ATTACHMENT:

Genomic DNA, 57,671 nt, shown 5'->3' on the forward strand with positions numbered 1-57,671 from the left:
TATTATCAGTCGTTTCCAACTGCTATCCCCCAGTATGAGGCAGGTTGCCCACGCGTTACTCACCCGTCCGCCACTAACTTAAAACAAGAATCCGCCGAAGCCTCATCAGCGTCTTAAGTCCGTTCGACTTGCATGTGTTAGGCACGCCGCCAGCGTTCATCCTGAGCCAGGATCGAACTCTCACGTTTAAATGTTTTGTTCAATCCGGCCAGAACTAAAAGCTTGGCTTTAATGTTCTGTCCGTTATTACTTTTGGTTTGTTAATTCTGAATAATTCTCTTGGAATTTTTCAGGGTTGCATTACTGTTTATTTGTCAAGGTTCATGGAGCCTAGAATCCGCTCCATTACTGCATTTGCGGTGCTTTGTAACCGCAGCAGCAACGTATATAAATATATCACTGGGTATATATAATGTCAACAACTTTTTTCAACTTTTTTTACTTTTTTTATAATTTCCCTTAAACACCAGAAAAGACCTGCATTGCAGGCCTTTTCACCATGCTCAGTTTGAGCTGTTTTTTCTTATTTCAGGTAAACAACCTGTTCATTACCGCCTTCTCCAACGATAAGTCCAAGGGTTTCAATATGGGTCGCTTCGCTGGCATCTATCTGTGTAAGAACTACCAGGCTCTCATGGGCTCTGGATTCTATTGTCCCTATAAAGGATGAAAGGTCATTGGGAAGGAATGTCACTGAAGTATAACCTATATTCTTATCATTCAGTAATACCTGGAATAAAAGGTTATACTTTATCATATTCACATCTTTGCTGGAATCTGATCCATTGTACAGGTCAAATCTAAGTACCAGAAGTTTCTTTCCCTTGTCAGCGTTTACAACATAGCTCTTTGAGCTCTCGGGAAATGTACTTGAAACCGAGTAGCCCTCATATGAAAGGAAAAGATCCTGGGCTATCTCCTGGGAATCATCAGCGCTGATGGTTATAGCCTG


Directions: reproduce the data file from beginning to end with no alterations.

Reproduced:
Genomic DNA, 57,671 nt, shown 5'->3' on the forward strand with positions numbered 1-57,671 from the left:
TATTATCAGTCGTTTCCAACTGCTATCCCCCAGTATGAGGCAGGTTGCCCACGCGTTACTCACCCGTCCGCCACTAACTTAAAACAAGAATCCGCCGAAGCCTCATCAGCGTCTTAAGTCCGTTCGACTTGCATGTGTTAGGCACGCCGCCAGCGTTCATCCTGAGCCAGGATCGAACTCTCACGTTTAAATGTTTTGTTCAATCCGGCCAGAACTAAAAGCTTGGCTTTAATGTTCTGTCCGTTATTACTTTTGGTTTGTTAATTCTGAATAATTCTCTTGGAATTTTTCAGGGTTGCATTACTGTTTATTTGTCAAGGTTCATGGAGCCTAGAATCCGCTCCATTACTGCATTTGCGGTGCTTTGTAACCGCAGCAGCAACGTATATAAATATATCACTGGGTATATATAATGTCAACAACTTTTTTCAACTTTTTTTACTTTTTTTATAATTTCCCTTAAACACCAGAAAAGACCTGCATTGCAGGCCTTTTCACCATGCTCAGTTTGAGCTGTTTTTTCTTATTTCAGGTAAACAACCTGTTCATTACCGCCTTCTCCAACGATAAGTCCAAGGGTTTCAATATGGGTCGCTTCGCTGGCATCTATCTGTGTAAGAACTACCAGGCTCTCATGGGCTCTGGATTCTATTGTCCCTATAAAGGATGAAAGGTCATTGGGAAGGAATGTCACTGAAGTATAACCTATATTCTTATCATTCAGTAATACCTGGAATAAAAGGTTATACTTTATCATATTCACATCTTTGCTGGAATCTGATCCATTGTACAGGTCAAATCTAAGTACCAGAAGTTTCTTTCCCTTGTCAGCGTTTACAACATAGCTCTTTGAGCTCTCGGGAAATGTACTTGAAACCGAGTAGCCCTCATATGAAAGGAAAAGATCCTGGGCTATCTCCTGGGAATCATCAGCGCTGATGGTTATAGCCTG